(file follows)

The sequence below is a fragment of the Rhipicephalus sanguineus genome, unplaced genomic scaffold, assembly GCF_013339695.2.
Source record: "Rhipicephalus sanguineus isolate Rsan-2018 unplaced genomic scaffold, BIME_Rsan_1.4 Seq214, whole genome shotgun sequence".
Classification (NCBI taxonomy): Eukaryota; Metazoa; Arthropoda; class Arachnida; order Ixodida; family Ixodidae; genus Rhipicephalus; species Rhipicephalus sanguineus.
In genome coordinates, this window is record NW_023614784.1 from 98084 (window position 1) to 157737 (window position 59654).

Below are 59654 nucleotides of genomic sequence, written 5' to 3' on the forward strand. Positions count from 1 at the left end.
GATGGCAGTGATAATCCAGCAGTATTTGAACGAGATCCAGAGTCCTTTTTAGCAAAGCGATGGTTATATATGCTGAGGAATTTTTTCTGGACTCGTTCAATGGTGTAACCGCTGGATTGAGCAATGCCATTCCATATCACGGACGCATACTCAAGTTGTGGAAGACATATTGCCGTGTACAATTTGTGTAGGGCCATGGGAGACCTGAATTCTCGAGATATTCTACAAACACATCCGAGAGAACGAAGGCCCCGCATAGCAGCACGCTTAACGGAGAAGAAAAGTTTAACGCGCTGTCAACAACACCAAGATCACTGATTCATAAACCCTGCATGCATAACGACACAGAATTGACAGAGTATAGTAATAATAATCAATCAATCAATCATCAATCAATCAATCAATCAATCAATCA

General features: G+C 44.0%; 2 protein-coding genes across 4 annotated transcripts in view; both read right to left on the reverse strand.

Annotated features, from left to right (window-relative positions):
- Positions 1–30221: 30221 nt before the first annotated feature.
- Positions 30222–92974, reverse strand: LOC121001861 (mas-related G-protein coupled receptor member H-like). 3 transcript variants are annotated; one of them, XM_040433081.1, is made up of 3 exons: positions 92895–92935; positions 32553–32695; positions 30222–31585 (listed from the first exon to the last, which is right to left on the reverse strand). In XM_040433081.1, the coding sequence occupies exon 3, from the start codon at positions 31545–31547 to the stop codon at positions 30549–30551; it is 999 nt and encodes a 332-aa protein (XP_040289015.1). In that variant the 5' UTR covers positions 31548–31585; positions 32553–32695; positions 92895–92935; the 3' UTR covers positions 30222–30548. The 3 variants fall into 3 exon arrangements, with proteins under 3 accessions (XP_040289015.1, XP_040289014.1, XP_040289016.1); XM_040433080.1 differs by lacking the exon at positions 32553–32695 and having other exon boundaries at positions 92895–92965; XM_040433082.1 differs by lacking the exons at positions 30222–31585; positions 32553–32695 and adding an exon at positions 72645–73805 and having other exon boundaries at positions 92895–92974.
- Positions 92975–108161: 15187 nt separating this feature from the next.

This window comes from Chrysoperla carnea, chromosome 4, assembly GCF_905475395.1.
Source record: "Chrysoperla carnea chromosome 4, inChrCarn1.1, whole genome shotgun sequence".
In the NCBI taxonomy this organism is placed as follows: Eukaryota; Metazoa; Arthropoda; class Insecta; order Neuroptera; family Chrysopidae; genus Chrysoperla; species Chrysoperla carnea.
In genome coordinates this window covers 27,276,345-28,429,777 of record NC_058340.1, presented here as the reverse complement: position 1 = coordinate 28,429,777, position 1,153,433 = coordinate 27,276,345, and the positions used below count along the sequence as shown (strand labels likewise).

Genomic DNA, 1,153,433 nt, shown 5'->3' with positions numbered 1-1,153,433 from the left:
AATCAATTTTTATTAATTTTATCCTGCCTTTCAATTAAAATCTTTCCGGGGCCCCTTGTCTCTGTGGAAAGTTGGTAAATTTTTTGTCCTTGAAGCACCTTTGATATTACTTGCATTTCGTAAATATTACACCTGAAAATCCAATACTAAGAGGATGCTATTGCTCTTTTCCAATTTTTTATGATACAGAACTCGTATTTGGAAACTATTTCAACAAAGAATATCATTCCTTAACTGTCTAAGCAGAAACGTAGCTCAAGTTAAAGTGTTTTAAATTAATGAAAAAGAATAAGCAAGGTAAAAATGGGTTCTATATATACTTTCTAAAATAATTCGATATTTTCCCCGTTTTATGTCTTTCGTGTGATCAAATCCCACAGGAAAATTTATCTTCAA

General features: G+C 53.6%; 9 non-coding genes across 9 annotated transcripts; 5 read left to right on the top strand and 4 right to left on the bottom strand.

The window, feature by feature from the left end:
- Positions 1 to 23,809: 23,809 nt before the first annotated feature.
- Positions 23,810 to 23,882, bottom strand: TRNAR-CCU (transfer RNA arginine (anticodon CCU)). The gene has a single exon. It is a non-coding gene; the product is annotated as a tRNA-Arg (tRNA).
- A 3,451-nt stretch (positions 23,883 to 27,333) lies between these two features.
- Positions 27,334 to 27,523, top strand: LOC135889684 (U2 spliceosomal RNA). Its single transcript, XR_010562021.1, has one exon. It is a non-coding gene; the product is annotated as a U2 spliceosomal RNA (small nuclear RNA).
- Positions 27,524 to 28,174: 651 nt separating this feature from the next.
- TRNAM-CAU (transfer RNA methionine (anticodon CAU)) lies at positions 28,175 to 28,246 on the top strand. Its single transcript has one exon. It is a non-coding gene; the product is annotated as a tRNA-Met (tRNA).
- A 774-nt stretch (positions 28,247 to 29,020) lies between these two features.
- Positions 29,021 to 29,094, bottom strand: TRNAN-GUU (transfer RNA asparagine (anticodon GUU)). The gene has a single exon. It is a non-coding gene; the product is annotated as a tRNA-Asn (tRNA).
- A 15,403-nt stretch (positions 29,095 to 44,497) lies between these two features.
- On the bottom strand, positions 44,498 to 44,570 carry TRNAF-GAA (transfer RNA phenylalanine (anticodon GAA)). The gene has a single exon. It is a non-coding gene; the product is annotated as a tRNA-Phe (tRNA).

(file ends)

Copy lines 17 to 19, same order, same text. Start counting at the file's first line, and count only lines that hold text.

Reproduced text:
AATCAATTTTTATTAATTTTATCCTGCCTTTCAATTAAAATCTTTCCGGGGCCCCTTGTCTCTGTGGAAAGTTGGTAAATTTTTTGTCCTTGAAGCACCTTTGATATTACTTGCATTTCGTAAATATTACACCTGAAAATCCAATACTAAGAGGATGCTATTGCTCTTTTCCAATTTTTTATGATACAGAACTCGTATTTGGAAACTATTTCAACAAAGAATATCATTCCTTAACTGTCTAAGCAGAAACGTAGCTCAAGTTAAAGTGTTTTAAATTAATGAAAAAGAATAAGCAAGGTAAAAATGGGTTCTATATATACTTTCTAAAATAATTCGATATTTTCCCCGTTTTATGTCTTTCGTGTGATCAAATCCCACAGGAAAATTTATCTTCAA

General features: G+C 53.6%; 9 non-coding genes across 9 annotated transcripts; 5 read left to right on the top strand and 4 right to left on the bottom strand.

The window, feature by feature from the left end: